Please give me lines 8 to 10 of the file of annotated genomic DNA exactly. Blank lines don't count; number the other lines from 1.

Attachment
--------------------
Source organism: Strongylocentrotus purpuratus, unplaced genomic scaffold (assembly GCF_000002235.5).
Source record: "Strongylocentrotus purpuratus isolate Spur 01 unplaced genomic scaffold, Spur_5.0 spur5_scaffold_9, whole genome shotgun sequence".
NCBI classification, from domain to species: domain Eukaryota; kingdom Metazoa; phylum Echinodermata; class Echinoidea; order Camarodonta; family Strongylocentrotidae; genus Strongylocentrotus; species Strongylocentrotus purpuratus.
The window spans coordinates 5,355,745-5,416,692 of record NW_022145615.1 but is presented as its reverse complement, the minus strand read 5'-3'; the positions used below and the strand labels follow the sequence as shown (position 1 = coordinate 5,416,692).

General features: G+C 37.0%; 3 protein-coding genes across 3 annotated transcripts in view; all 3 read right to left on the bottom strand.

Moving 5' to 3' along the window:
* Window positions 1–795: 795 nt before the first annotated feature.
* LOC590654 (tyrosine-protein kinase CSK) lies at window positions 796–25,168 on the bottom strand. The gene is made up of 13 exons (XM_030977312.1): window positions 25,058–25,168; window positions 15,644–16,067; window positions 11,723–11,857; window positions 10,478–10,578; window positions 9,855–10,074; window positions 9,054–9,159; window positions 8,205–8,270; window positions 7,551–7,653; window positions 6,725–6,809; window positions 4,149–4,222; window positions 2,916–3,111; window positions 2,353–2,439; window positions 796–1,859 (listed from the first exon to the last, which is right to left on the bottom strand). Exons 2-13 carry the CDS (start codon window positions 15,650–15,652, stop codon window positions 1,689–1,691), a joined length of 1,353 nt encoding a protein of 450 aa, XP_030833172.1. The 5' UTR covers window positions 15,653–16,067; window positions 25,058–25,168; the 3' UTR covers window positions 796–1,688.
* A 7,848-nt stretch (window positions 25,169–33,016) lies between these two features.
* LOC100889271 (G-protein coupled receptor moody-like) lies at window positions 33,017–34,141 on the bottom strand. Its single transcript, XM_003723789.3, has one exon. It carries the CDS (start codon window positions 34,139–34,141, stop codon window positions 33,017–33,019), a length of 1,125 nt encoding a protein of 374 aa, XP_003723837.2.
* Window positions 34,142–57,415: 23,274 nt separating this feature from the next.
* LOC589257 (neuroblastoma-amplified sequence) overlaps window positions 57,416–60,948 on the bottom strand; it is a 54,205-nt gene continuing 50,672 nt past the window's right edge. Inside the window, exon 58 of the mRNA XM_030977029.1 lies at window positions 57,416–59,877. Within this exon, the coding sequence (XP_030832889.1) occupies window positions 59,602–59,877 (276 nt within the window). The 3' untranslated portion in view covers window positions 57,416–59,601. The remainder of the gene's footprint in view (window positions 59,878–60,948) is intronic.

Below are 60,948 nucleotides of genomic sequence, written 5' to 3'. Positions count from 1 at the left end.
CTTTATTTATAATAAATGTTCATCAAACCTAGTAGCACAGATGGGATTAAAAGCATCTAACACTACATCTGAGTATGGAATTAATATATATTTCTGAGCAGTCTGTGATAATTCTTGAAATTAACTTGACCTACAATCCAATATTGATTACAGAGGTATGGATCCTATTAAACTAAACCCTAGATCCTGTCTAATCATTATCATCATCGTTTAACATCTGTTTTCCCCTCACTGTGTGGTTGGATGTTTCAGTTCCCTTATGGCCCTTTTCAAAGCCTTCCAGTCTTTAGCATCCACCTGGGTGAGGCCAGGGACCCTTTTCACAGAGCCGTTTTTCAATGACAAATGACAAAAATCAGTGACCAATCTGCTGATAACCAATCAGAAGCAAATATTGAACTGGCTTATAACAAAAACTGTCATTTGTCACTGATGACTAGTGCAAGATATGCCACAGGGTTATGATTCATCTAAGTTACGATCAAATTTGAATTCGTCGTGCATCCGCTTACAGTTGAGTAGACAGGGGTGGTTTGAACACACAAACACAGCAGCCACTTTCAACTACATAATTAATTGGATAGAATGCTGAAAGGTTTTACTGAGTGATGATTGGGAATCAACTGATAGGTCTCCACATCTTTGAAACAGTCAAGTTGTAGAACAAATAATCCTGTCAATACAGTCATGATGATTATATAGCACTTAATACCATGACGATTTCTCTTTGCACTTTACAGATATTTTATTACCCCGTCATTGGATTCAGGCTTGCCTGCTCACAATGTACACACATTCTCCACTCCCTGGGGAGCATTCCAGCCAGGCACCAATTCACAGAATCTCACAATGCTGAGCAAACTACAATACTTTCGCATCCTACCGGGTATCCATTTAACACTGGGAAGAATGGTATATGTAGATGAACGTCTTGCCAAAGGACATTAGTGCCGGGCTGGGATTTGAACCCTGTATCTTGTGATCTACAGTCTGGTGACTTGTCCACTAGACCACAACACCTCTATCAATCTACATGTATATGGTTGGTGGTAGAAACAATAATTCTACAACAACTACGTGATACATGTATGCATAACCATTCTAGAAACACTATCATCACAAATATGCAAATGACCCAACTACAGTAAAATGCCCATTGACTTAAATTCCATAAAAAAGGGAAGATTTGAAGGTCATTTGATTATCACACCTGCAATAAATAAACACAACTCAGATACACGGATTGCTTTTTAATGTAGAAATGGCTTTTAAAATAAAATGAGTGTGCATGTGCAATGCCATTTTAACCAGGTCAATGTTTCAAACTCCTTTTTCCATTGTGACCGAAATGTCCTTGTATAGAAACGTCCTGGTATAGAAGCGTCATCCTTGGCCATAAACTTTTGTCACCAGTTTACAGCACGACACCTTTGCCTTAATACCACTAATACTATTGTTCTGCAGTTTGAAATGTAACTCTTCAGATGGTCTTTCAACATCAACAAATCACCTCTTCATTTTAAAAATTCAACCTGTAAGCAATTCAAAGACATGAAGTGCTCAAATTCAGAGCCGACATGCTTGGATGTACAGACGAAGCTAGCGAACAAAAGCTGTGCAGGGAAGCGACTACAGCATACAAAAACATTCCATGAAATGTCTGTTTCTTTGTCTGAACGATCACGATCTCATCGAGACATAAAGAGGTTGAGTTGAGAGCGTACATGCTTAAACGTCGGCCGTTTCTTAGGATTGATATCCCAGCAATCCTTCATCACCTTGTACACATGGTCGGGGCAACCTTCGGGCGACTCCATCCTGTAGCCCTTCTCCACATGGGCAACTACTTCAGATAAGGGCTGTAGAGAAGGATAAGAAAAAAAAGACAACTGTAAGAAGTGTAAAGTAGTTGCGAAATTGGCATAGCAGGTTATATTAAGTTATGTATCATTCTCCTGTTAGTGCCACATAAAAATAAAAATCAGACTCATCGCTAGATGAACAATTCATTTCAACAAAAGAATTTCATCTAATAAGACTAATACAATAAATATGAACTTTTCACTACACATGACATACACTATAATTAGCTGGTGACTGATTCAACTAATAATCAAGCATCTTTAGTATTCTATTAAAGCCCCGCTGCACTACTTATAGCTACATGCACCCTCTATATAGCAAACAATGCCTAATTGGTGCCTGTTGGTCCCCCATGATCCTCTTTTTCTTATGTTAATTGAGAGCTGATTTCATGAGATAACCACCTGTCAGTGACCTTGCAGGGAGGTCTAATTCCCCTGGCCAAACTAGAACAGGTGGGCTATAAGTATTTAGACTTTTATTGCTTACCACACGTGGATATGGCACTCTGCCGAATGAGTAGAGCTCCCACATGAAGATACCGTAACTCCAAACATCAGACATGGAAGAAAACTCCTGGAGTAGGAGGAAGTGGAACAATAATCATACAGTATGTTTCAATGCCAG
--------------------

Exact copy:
* LOC590654 (tyrosine-protein kinase CSK) lies at window positions 796–25,168 on the bottom strand. The gene is made up of 13 exons (XM_030977312.1): window positions 25,058–25,168; window positions 15,644–16,067; window positions 11,723–11,857; window positions 10,478–10,578; window positions 9,855–10,074; window positions 9,054–9,159; window positions 8,205–8,270; window positions 7,551–7,653; window positions 6,725–6,809; window positions 4,149–4,222; window positions 2,916–3,111; window positions 2,353–2,439; window positions 796–1,859 (listed from the first exon to the last, which is right to left on the bottom strand). Exons 2-13 carry the CDS (start codon window positions 15,650–15,652, stop codon window positions 1,689–1,691), a joined length of 1,353 nt encoding a protein of 450 aa, XP_030833172.1. The 5' UTR covers window positions 15,653–16,067; window positions 25,058–25,168; the 3' UTR covers window positions 796–1,688.
* A 7,848-nt stretch (window positions 25,169–33,016) lies between these two features.
* LOC100889271 (G-protein coupled receptor moody-like) lies at window positions 33,017–34,141 on the bottom strand. Its single transcript, XM_003723789.3, has one exon. It carries the CDS (start codon window positions 34,139–34,141, stop codon window positions 33,017–33,019), a length of 1,125 nt encoding a protein of 374 aa, XP_003723837.2.